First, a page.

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Browse the 1966 Encyclopaedia of New Zealand
Graphic: An Encyclopaedia of New Zealand 1966.


This information was published in 1966 in An Encyclopaedia of New Zealand, edited by A. H. McLintock. It has not been corrected and will not be updated.

Up-to-date information can be found elsewhere in Te Ara.



Diocese of Auckland (from 1870)

As successor to Bishop Pompallier, Rome nominated Thomas William Croke, who arrived in Auckland in 1870. He at once set about reorganising the work of the Church and accomplished much in four years. He was transferred to the see of Cashel, Ireland, in 1875 and died there in 1902. Auckland was without a bishop until 1879 when Archbishop Steins, S.J., a former Archbishop of Bombay, was appointed. He died in Sydney in 1881 and was succeeded by John Edmund Luck, an English Benedictine. During his 13 years in Auckland Bishop Luck revived the Maori Mission, confiding it to the care of the Missionary Society of St. Joseph of Mill Hill, London. When Bishop Luck died, in 1896, the next bishop was George Michael Lenihan, a priest of the diocese of Auckland, who ruled it until 1910, being then succeeded by Henry William Cleary who died in 1929. Bishop Cleary's successor is the present Bishop, Archbishop James Michael Liston, who from being Rector of the National Seminary at Mosgiel was appointed coadjutor to Bishop Cleary in 1920. Bishop Liston succeeded to the see in 1929, and in 1954, on the occasion of his golden jubilee in the priesthood, was appointed to the personal title and dignity of Archbishop, and three years later was given an auxiliary in the person of Reginald Delargey, a priest of the diocese of Auckland.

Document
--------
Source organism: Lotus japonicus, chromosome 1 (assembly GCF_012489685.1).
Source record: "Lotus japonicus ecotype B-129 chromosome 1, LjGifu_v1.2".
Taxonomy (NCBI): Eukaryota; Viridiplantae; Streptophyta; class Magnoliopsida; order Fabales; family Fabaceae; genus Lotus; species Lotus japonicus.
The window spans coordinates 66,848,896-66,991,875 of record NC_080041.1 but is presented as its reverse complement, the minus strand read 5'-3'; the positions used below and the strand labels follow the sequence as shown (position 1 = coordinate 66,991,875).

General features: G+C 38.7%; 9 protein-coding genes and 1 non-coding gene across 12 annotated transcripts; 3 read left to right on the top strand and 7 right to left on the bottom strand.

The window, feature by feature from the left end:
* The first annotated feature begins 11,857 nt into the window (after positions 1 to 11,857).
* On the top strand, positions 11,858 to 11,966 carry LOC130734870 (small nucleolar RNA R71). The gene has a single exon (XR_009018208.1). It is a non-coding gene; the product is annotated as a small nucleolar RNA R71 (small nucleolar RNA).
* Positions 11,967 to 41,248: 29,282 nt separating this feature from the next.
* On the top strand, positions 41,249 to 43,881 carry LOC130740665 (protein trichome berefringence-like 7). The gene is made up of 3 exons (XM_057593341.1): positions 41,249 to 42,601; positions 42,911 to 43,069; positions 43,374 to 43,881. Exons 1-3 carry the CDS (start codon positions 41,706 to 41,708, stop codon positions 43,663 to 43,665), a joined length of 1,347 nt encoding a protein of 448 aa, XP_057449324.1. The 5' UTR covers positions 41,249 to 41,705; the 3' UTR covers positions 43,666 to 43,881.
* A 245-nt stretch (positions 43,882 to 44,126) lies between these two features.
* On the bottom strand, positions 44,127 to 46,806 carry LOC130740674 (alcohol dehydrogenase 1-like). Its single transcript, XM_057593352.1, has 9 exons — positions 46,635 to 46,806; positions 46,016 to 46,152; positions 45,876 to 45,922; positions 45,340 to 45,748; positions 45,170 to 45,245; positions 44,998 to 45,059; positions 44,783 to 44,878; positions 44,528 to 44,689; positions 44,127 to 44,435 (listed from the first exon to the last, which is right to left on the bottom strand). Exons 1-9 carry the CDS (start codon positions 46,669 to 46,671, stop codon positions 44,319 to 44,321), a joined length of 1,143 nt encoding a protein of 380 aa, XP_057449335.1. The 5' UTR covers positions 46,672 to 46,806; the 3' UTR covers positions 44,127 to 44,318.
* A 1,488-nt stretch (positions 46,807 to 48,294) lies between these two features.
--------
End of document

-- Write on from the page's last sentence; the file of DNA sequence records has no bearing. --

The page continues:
An outstanding event in the history of Auckland and for the Church in New Zealand was the centennial celebrations in Auckland and Hokianga to commemorate the arrival of Bishop Pompallier and the celebration of his first mass at Totara Point in 1838.